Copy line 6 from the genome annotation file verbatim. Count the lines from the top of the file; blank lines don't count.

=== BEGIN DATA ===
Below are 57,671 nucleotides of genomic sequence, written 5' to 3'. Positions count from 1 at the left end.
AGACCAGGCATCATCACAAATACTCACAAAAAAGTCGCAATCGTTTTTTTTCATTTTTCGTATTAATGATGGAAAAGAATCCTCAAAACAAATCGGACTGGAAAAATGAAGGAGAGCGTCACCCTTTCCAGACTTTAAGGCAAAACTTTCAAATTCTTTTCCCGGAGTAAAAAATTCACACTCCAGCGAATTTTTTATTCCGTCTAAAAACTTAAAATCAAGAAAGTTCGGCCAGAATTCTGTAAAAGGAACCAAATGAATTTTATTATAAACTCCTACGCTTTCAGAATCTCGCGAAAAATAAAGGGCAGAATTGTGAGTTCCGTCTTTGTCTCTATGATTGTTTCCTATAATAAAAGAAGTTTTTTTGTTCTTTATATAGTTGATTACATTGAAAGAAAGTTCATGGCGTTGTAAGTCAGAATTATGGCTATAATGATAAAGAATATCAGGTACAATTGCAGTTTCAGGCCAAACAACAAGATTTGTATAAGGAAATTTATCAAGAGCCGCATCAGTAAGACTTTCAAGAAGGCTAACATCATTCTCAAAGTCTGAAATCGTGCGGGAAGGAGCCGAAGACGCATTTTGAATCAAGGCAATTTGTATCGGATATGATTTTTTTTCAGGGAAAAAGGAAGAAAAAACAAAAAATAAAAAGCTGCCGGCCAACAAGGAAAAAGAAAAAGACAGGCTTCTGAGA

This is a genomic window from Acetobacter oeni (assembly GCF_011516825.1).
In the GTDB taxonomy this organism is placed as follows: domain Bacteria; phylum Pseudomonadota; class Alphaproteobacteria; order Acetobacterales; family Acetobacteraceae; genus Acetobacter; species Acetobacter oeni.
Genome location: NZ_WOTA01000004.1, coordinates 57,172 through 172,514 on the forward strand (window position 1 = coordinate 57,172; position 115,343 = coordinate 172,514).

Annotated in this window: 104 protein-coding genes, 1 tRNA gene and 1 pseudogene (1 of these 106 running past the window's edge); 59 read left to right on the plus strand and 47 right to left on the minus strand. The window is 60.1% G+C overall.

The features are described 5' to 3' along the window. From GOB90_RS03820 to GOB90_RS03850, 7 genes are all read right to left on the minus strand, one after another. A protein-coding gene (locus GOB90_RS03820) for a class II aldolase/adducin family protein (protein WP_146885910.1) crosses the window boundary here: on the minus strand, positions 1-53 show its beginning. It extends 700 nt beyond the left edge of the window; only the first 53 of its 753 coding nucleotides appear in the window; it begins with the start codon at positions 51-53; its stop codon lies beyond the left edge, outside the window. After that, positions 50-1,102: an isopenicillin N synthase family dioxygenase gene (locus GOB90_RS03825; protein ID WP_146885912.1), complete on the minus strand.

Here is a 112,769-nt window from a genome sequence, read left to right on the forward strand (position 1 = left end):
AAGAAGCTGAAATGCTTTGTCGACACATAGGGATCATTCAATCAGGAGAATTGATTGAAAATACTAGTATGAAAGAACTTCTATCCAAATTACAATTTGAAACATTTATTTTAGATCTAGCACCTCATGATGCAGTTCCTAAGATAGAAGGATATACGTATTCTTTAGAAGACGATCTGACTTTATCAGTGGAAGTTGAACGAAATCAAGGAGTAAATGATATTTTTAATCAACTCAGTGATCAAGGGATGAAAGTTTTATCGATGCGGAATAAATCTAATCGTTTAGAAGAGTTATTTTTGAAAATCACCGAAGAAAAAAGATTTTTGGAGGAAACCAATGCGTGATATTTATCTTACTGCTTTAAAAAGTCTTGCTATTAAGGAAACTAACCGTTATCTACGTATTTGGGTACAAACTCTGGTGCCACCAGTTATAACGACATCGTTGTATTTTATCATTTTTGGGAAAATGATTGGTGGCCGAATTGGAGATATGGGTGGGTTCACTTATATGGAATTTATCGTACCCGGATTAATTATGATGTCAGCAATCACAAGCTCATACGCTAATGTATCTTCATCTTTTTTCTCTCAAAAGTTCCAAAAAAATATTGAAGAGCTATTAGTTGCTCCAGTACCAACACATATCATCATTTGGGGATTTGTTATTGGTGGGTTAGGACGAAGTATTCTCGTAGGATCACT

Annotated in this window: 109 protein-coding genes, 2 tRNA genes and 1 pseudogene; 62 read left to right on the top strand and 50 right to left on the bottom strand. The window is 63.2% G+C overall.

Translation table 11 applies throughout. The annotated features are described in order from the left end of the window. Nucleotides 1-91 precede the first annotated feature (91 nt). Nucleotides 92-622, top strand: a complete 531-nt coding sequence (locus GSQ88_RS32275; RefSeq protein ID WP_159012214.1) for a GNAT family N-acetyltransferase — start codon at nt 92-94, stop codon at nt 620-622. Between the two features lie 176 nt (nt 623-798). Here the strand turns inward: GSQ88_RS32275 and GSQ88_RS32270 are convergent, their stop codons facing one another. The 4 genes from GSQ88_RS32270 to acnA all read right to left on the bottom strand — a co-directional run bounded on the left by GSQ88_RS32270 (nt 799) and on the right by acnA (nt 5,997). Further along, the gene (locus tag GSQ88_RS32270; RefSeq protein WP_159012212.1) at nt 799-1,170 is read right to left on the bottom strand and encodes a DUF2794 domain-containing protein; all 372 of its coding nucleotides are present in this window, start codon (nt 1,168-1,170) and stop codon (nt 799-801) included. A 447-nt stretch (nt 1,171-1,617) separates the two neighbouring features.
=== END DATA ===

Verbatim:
Annotated in this window: 104 protein-coding genes, 1 tRNA gene and 1 pseudogene (1 of these 106 running past the window's edge); 59 read left to right on the plus strand and 47 right to left on the minus strand. The window is 60.1% G+C overall.